Movies We Like
I’m Still Here
It’s hard to categorize the film I’m Still Here. Simply put, it plays as a documentary that illustrates a man in free fall. To suggest, however, that it is a true documentation of such only serves to perpetuate the myth (as well as the egos of its makers) behind the film itself. On the other hand, the suggestion of truth is what makes this film possible within the ether of today’s stagnant and highly unentertaining… well… entertainment. It’s pointless to over-analyze Casey Affleck’s directorial debut, as in doing so would only allow yourself to be hoodwinked by two very talented satirists who have set out to do just that: orchestrate an elaborate hoax intended to turn the mirror on the Hollywood machine and also shed light on America’s obsession with celebrity.
I’m Still Here is the fictional account of Joaquin Phoenix’s decent into madness. The film opens with Phoenix pacing around the front yard of his Hollywood Hills home while the city glimmers below. The stage is set as Phoenix declares, "I’m living in a self-imposed prison." What we see here within the first three or four minutes of the film is someone who is lost and is trying desperately to find his true identity. That identity comes in the form of J.P., the alter ego and hip-hop artist formerly known as the actor, Joaquin Phoenix.
J.P. trots around the country attempting to get in contact with Sean "P-Diddy" Combs. The idea, in and of itself, that Combs would give this awful aspiring hip-hop artist even a listen, much less production on the record, provides most of the laughter the film has to offer. Mishap after mishap ensues as J.P. struggles to pin down Combs. Interspersed throughout J.P.’s journey is random drug use (including candid shots of Joaquin Phoenix snorting large amounts of cocaine), prostitutes, flaccid/bare penises, abuse of his handlers, diatribes filled with hatred for the film industry, and great comedy rarely seen in contemporary American cinema. Depending on how people view this film, most, I think, will find Phoenix to be an extremely vile and reprehensible individual. But that’s the character he’s playing despite his incessant proclamation throughout that, "This is real. This is my life."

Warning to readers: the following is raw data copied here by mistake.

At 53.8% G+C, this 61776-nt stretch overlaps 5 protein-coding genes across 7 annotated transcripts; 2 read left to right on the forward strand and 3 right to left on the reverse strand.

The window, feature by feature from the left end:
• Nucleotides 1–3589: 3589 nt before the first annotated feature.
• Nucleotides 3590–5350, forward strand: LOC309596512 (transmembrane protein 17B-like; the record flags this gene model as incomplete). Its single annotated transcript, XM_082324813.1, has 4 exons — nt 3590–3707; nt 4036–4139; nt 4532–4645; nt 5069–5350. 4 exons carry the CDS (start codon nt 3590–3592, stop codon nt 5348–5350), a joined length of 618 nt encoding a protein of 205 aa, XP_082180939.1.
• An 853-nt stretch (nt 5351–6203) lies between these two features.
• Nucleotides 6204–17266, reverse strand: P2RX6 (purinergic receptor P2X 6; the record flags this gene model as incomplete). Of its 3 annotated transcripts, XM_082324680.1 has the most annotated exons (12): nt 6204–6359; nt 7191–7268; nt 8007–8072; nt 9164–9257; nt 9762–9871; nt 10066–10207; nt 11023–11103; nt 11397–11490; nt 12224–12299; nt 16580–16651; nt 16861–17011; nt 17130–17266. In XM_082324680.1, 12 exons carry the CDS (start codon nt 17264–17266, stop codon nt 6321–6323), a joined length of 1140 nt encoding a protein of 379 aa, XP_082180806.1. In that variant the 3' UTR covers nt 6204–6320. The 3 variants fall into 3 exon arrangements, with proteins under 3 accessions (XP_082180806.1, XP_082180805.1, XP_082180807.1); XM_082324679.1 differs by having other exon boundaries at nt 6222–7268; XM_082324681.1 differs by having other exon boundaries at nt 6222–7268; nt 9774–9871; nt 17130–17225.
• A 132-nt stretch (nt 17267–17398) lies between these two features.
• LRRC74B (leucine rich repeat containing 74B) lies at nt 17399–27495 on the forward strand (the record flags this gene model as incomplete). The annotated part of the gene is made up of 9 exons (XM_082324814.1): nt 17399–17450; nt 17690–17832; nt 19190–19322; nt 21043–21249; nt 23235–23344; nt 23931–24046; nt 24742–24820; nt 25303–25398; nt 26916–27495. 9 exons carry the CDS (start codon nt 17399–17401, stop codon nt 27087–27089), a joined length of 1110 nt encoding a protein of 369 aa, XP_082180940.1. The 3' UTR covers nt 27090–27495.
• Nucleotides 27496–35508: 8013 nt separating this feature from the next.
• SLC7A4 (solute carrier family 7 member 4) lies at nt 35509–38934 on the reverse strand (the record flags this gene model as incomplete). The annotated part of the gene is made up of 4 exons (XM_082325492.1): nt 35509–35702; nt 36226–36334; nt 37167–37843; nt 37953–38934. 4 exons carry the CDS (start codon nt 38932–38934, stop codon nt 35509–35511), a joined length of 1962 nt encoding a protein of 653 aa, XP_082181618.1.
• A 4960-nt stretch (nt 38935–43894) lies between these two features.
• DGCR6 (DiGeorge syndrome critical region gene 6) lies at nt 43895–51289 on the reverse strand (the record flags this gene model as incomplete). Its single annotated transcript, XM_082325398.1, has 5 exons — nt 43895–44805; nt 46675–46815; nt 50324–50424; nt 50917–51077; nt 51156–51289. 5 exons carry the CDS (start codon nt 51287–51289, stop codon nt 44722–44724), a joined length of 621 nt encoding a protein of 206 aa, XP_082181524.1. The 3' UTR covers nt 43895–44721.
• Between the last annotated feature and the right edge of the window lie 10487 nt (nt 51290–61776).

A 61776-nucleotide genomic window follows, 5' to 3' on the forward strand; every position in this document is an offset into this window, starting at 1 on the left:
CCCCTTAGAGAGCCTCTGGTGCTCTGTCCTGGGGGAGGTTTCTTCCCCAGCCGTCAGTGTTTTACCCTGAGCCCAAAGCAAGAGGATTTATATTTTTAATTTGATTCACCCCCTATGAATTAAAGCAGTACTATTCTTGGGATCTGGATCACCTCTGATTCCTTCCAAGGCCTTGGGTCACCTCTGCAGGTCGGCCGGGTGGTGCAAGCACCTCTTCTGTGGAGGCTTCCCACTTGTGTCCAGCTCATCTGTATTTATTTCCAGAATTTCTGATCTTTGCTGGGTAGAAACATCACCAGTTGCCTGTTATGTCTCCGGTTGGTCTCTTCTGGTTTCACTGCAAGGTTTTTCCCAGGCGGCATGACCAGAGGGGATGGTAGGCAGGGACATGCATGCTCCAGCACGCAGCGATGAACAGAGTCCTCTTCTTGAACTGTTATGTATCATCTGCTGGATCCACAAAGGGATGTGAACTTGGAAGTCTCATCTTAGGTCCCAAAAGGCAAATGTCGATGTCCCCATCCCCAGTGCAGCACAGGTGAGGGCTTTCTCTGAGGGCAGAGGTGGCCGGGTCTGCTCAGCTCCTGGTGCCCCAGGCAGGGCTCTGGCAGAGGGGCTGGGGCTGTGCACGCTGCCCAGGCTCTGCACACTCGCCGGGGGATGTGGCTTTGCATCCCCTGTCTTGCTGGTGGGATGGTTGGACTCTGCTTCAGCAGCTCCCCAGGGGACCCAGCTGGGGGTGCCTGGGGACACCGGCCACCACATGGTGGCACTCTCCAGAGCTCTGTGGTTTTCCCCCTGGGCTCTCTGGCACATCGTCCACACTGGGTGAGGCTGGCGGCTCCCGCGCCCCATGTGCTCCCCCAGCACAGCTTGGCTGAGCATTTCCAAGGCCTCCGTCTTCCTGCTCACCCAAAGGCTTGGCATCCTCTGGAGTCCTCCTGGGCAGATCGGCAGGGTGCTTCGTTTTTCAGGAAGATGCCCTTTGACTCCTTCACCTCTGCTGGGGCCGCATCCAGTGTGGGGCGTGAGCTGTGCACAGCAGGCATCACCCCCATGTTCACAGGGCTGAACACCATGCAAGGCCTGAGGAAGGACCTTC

The idea that I’m Still Here is in fact a true account of Phoenix’s life is akin to, say, Paul McCartney’s fake death in 1966. While speculative evidence could be found on record covers and in Beatles song lyrics, as well as the subsequent denial of said evidence by McCartney and John Lennon, it all provided the fan to fuel the flame of deception of the hoax itself. Here, with I’m Still Here, Joaquin Phoenix and Casey Affleck have found their inner Paul McCartney and John Lennon, respectively.
For two filmmakers to successfully use the very medium that they are railing against to manipulate the perception of the audience’s view of what is true and what is fiction is something that cannot be ignored. In an industry that has proven itself to be creatively bankrupt, it’s nice to see something as refreshing and as new as I’m Still Here. Affleck proves that he’s a fledgling director and Phoenix turns in perhaps one of his best roles playing “himself” and playing the audience along the way.